It’s a long way from Kansas to Maryland, but to Stephen Martino, the two states look remarkably alike.
When Martino took over as director of the Maryland State
Lottery Agency in 2010, he was charged with integrating a nascent gaming industry with the lottery organization. Martino had completed a similar task in Kansas, where the state actually owns the casinos and allows private companies to build and operate them on a long-term basis.
In Maryland, private companies own the casinos, but the state owns the slot machines (a system that Martino expects to change soon).
As the executive director of the Kansas Racing and Gaming Commission beginning in 2005, Martino set up the bidding process (which shifted several times due to the changing economy), and oversaw the awarding of licenses. Even with the changes, experts recognized the transparency and the inherent fairness of the process.
In what is now known as the Maryland State Lottery and Gaming Control Agency, Martino has extended the ethics he applied in Kansas to Maryland. While the agency has the responsibility to investigate and license prospective casino operators, Martino is pleased that he’s not tasked with choosing the winners.
“That’s the responsibility of the Video Lottery Facility Location Commission,” he says. “They choose the locations and the companies that will own the casinos by weighing economic impact and which will provide the most benefits for the state.”
The commission will be heavily involved in the debate that will award the recently approved sixth casino license in Prince George’s County. Martino says his agency will make sure all the applicants are fit for licensing.
While some say there is a “back room deal” for MGM Resorts to build a casino at the National Harbor multi-use facility on the Potomac River near Washington, D.C., Martino says his agency will handle all investigations impartially.
“No one has ever suggested to me that the ‘fix’ is in,” he says. “We’re going to do the background investigations with a blind eye to any of the personalities or their proposals.”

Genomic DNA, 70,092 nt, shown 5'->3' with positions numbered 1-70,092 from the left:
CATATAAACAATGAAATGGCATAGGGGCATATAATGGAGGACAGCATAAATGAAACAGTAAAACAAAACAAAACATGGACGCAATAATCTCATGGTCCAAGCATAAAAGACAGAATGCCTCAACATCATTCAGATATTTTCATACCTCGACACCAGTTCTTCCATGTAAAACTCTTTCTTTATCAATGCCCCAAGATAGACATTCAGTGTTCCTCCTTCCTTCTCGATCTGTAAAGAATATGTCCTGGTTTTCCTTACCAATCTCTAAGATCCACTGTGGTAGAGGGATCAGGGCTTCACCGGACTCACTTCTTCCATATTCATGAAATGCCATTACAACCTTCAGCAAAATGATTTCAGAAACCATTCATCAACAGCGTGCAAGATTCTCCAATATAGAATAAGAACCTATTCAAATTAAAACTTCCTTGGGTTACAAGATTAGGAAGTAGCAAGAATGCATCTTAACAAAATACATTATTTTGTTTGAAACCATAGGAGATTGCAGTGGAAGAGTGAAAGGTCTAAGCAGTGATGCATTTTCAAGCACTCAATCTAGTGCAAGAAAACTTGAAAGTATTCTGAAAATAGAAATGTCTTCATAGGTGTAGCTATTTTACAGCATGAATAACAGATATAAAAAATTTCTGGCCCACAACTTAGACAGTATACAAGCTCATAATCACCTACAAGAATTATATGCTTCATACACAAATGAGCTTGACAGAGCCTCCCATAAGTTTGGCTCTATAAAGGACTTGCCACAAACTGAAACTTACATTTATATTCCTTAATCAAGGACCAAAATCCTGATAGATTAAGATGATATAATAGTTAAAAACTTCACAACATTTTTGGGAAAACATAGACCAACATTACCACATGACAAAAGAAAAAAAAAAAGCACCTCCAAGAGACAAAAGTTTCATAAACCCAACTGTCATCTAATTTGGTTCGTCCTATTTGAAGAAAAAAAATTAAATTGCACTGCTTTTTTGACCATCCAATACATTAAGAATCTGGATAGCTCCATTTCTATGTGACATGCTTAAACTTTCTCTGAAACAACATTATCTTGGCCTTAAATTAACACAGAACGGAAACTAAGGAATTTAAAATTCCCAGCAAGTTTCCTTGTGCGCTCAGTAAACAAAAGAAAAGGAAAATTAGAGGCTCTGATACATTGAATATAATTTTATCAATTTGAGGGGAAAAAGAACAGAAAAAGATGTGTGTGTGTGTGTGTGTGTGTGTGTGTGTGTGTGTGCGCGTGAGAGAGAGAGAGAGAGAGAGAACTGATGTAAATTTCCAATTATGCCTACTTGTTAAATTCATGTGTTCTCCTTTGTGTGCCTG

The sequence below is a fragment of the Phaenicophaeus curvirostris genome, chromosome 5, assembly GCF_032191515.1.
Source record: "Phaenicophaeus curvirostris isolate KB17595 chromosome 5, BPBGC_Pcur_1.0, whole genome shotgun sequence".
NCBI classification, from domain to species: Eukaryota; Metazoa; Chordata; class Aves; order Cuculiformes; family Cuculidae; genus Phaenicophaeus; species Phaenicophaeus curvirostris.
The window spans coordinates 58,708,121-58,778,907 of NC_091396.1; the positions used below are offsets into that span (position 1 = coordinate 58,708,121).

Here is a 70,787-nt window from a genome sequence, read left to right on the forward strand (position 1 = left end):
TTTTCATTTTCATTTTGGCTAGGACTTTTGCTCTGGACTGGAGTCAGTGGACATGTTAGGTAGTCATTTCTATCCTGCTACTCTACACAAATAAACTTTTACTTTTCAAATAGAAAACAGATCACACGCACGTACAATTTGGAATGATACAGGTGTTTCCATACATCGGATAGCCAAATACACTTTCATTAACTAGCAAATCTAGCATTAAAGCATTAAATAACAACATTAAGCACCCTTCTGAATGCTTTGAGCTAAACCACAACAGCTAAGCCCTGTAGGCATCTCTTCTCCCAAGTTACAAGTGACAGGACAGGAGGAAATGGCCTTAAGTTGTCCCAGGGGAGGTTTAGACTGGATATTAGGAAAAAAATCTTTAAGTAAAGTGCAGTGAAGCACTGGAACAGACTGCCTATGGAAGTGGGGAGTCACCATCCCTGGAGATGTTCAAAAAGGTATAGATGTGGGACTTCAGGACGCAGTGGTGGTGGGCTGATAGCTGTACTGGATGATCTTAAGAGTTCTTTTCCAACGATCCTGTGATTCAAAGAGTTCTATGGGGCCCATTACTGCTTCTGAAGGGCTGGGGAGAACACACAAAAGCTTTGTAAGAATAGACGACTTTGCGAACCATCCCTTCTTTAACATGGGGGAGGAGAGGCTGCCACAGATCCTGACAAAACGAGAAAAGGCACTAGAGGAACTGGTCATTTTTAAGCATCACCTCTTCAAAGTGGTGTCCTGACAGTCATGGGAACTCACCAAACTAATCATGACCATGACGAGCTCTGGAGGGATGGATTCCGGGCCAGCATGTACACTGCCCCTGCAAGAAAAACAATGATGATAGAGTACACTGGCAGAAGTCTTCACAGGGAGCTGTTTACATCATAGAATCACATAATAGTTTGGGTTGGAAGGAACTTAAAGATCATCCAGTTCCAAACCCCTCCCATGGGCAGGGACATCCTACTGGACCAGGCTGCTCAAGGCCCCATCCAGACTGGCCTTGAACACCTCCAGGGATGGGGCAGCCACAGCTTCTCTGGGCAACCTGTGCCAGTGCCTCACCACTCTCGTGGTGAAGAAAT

One of the things that came out of the referendum that approved a sixth casino (along with table games and 24-hour gaming for all the casinos) was the authorization to hire a director of gaming research.
“We’re going to have the ability to gauge the health of the gaming industry in the state,” he says. “Now that we’ve approved six casinos, we’ll be able to tell if the market could handle seven or eight licenses if the legislature wanted to consider that.”
Disappointment in the revenues of the first two casinos in Perryville and Ocean City seems to have been muted somewhat by the success of Maryland Live! in suburban Baltimore. And with a fourth license opening later this year in western Maryland, followed by a Horseshoe casino in downtown Baltimore, Martino believes the initial projections will be somewhat accurate.
For online gaming, Martino’s oversight of both casinos and the lottery will benefit both entities. But he says the regulations and taxation should remain at the state level, echoing a letter sent by Maryland Governor Martin O’Malley to Senators Harry Reid and Jon Kyl, who were considering a federal bill legalizing online poker late last year that would have limited participation from lotteries.
“We think that the lottery and the casinos should be on the same level,” he says, “not one higher than the other. If something goes forward at the federal level, we’d like to see lotteries being treated as fairly as the casinos. In Maryland, we’d like to see the casinos operating any online casino gaming, since they’ve invested a considerable amount of money in our state. The lottery will have the ability to sell tickets and other traditional lottery activity online.”